1. ACT ENTITLED – GET DELETED: Despite your certainty that you’re a genius worthy of immediate attention, successful people are very busy doing their own work. That’s how they became successful. So make sure you’re not coming across as arrogant, presumptuous, impatient, self-involved, flippant, insulting, demanding, or delusional. Don’t assume anybody will assist you out of benevolence or awe, or because you’re so incredibly cool and special. Thousands of recent graduates are begging anybody with a job, company, or name in any field for the same favors. Just because you choose someone doesn’t mean they’ll choose you. Unless you’re approaching your Uncle Dave or your mom’s old college roommate, assume you’ll have to earn the ear or energy of higher ups.

I’m not an agent or an editor who can buy or sell books, yet I get a ridiculous amount of requests to read unsolicited manuscripts and proposals. Recent emails began: “I’ve just completed a hundred thousand words of my debut novel, which I’m sure you’ll find talented and worthy of your expertise…” and “Though I’ve never read any of your work…” which both fell under the heading “Letters We Never Finished Reading…”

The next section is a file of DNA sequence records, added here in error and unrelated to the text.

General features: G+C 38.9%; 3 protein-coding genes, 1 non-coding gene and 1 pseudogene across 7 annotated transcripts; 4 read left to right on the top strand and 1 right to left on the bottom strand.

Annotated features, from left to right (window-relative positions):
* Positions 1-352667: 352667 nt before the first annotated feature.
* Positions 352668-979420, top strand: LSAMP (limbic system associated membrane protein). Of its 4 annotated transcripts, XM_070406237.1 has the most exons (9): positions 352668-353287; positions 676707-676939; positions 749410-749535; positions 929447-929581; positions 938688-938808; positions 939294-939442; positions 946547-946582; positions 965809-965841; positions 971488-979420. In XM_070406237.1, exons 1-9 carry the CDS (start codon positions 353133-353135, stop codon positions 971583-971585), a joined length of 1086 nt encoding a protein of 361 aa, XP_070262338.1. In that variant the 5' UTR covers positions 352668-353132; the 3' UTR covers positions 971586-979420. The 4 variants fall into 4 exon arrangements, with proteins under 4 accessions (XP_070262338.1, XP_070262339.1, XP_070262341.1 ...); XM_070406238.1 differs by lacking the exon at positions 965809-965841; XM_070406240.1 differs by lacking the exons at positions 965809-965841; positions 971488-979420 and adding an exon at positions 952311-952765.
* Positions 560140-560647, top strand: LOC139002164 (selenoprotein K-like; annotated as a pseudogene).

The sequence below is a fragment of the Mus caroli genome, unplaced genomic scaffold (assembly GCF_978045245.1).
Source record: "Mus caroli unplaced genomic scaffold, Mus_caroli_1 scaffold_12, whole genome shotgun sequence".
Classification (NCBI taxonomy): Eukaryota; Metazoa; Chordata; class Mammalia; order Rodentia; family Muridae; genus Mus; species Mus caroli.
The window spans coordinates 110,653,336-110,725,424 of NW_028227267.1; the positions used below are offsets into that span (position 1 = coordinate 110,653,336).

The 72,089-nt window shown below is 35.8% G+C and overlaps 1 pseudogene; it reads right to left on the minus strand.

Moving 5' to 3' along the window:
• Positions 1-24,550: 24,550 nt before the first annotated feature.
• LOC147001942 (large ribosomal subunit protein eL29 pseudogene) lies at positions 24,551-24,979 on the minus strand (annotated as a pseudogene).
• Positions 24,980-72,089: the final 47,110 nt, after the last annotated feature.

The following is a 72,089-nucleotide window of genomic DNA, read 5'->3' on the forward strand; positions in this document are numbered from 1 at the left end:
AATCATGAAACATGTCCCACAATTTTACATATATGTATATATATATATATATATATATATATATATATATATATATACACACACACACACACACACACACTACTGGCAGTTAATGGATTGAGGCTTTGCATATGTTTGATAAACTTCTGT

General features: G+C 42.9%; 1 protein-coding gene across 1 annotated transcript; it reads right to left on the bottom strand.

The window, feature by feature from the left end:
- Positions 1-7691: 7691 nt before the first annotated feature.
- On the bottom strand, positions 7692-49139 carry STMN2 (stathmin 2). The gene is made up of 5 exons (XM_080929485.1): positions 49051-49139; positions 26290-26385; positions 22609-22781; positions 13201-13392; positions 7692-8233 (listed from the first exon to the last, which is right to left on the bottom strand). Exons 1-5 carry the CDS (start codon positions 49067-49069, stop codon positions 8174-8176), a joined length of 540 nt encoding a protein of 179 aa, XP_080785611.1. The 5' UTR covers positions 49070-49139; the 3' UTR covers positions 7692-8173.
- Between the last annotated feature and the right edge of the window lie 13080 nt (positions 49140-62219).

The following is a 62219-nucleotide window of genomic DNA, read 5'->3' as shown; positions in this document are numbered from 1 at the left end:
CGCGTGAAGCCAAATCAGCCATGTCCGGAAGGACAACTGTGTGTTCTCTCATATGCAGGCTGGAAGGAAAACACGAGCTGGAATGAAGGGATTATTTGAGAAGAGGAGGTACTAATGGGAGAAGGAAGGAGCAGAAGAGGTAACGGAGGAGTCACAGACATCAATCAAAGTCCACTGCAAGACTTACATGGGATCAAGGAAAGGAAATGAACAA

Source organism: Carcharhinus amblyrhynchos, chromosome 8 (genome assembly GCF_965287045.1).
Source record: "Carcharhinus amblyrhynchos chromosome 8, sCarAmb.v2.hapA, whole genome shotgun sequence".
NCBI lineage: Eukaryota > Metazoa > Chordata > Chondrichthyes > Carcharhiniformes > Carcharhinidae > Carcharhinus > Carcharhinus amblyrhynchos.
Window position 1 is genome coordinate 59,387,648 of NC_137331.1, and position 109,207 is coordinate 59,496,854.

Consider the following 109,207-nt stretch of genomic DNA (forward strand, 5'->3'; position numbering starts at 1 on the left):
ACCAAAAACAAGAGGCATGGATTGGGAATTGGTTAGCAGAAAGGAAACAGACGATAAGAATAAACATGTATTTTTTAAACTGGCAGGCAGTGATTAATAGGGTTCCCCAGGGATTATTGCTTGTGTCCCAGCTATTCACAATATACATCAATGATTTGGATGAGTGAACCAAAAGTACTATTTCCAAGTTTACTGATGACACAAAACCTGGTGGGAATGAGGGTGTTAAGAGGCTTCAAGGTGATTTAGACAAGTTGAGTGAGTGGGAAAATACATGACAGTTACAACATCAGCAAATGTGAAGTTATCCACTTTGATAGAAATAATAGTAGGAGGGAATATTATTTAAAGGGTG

2. REAL LIFE IS NOT A REALITY SHOW: Donald Trump will probably not invest in your real estate scheme. The chances of Oprah inviting you on her show to push your product are slim. And I’m betting Salman Rushdie won’t read your unpublished one thousand page opus in twenty-four hours and call your publisher with a fawning blurb. Yes, once in a while pursuing a long-shot will pay off. But it’s easier and faster to first focus on admirable individuals already in your world – a kind boss, coworker, successful older relative, neighbor, doctor, or teacher you admire.

I met most of my mentors at school and work, the best places to mine for powerful allies. The only gurus I didn’t meet that way were the best-selling novelist Howard Fast—who was my cousin—and prolific poet and New York Times editor Harvey Shapiro—who was the former professor of a good friend, so I had a personal introduction. Even so it took me seven years to finagle our first face-to-face meeting.